The United Nations Human Rights Council is conducting the second cycle of its Universal Periodic Review mechanism. In January this year, Israel became the first country to refuse to attend its review session. That decision has been a diplomatic disaster. The Council has rescheduled the review for Tuesday 29th October. The question now is whether or not Israel will send a delegate to participate in this rescheduled session. So far, during the mechanism’s first two cycles, every single UN member state has attended its own review session. Every country, that is, except for Israel. The UPR relies upon universality – meaning that any country that pulls out can topple the house of cards. If Israel does not send someone – anyone – then its non-participation will both weaken the UPR and that country’s standing in the eyes of all of its peers.
In May 2012, Israel sent a letter stating that it would no longer engage with the Human Rights Council. During the Council’s first five years, its excessive scrutiny of and disproportionate attention to Israel had undermined the body’s credibility. There is no doubt that the Council is biased, selective and politicised in its treatment of Israel. But that country’s stance has widely been criticised by both its friends and foes. Non-participation not only sends a strong political and diplomatic message to those that criticise Israel, it also removes the possibility of that country presenting its position to the very many states who neither take a side nor have an interest in the conflict occurring within the Occupied Palestinian Territories. Failure to be present during discussions leaves those neutral, or disinterested, states only hearing one side of the debate.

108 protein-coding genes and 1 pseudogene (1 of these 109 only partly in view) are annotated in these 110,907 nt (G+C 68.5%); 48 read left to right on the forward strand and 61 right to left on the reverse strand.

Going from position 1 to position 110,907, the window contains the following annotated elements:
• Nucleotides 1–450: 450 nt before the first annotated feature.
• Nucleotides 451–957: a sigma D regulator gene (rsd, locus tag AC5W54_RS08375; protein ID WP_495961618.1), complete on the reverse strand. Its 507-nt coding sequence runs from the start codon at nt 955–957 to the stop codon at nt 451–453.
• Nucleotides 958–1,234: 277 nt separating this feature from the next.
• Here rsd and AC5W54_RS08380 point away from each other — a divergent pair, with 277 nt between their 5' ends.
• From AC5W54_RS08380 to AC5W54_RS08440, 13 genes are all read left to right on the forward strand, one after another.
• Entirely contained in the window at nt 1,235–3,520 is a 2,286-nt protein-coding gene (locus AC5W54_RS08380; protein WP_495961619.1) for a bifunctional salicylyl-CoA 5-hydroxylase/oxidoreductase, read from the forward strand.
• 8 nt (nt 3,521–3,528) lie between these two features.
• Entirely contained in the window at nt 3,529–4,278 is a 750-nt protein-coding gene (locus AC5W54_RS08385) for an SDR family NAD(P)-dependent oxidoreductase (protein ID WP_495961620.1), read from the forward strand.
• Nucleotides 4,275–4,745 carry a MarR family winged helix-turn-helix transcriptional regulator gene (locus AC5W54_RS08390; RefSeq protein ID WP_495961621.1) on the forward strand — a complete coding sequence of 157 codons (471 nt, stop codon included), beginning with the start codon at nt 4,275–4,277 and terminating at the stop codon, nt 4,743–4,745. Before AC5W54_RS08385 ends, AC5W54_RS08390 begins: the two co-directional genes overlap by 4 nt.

But Israel’s decision not to participate in the Universal Periodic Review is far more serious than its disengagement from Council sessions. The UPR is a universal mechanism created as part of the reform process that disbanded the Commission on Human Rights and replaced that body with the Human Rights Council. UPR is an innovative mechanism that scrutinises every country’s human rights record during a four year cycle. The mechanism is a peer-review conducted by states, with input from UN independent experts, NGOs, national human rights institutions and other civil society actors. The reviews seek to provide transparency, accountability and scrutiny of national human rights records. Recommendations are then provided to the country concerned in order to strengthen and improve the realisation of human rights within their territories. Continue reading